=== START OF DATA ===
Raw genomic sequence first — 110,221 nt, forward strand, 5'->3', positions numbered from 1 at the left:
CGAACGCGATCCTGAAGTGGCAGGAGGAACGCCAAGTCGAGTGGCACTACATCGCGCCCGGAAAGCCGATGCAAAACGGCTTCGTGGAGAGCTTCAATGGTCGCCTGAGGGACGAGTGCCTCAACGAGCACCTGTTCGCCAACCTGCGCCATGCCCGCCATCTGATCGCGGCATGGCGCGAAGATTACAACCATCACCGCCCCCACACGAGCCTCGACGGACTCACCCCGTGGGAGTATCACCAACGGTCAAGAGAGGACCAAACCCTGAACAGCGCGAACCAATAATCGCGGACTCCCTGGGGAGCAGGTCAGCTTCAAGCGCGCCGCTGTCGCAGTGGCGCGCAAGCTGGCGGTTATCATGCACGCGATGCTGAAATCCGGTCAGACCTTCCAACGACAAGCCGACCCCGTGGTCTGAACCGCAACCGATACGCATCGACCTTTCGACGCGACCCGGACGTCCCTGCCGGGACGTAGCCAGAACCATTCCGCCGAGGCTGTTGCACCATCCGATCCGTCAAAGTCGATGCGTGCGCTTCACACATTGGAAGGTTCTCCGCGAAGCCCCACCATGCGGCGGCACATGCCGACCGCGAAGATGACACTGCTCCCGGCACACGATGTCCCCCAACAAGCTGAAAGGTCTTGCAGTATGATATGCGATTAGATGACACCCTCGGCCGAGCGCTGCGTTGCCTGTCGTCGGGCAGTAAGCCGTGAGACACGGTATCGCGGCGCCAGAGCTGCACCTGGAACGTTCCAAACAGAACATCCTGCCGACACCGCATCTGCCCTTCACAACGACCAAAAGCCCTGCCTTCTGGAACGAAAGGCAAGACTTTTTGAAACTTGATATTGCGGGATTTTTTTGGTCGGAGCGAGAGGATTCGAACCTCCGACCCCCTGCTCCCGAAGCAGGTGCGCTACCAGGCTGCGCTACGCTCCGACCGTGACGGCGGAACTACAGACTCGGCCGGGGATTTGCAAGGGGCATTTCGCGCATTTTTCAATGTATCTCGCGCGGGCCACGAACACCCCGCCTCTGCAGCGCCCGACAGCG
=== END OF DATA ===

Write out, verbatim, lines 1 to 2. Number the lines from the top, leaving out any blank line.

Raw genomic sequence first — 110,221 nt, forward strand, 5'->3', positions numbered from 1 at the left:
CGAACGCGATCCTGAAGTGGCAGGAGGAACGCCAAGTCGAGTGGCACTACATCGCGCCCGGAAAGCCGATGCAAAACGGCTTCGTGGAGAGCTTCAATGGTCGCCTGAGGGACGAGTGCCTCAACGAGCACCTGTTCGCCAACCTGCGCCATGCCCGCCATCTGATCGCGGCATGGCGCGAAGATTACAACCATCACCGCCCCCACACGAGCCTCGACGGACTCACCCCGTGGGAGTATCACCAACGGTCAAGAGAGGACCAAACCCTGAACAGCGCGAACCAATAATCGCGGACTCCCTGGGGAGCAGGTCAGCTTCAAGCGCGCCGCTGTCGCAGTGGCGCGCAAGCTGGCGGTTATCATGCACGCGATGCTGAAATCCGGTCAGACCTTCCAACGACAAGCCGACCCCGTGGTCTGAACCGCAACCGATACGCATCGACCTTTCGACGCGACCCGGACGTCCCTGCCGGGACGTAGCCAGAACCATTCCGCCGAGGCTGTTGCACCATCCGATCCGTCAAAGTCGATGCGTGCGCTTCACACATTGGAAGGTTCTCCGCGAAGCCCCACCATGCGGCGGCACATGCCGACCGCGAAGATGACACTGCTCCCGGCACACGATGTCCCCCAACAAGCTGAAAGGTCTTGCAGTATGATATGCGATTAGATGACACCCTCGGCCGAGCGCTGCGTTGCCTGTCGTCGGGCAGTAAGCCGTGAGACACGGTATCGCGGCGCCAGAGCTGCACCTGGAACGTTCCAAACAGAACATCCTGCCGACACCGCATCTGCCCTTCACAACGACCAAAAGCCCTGCCTTCTGGAACGAAAGGCAAGACTTTTTGAAACTTGATATTGCGGGATTTTTTTGGTCGGAGCGAGAGGATTCGAACCTCCGACCCCCTGCTCCCGAAGCAGGTGCGCTACCAGGCTGCGCTACGCTCCGACCGTGACGGCGGAACTACAGACTCGGCCGGGGATTTGCAAGGGGCATTTCGCGCATTTTTCAATGTATCTCGCGCGGGCCACGAACACCCCGCCTCTGCAGCGCCCGACAGCG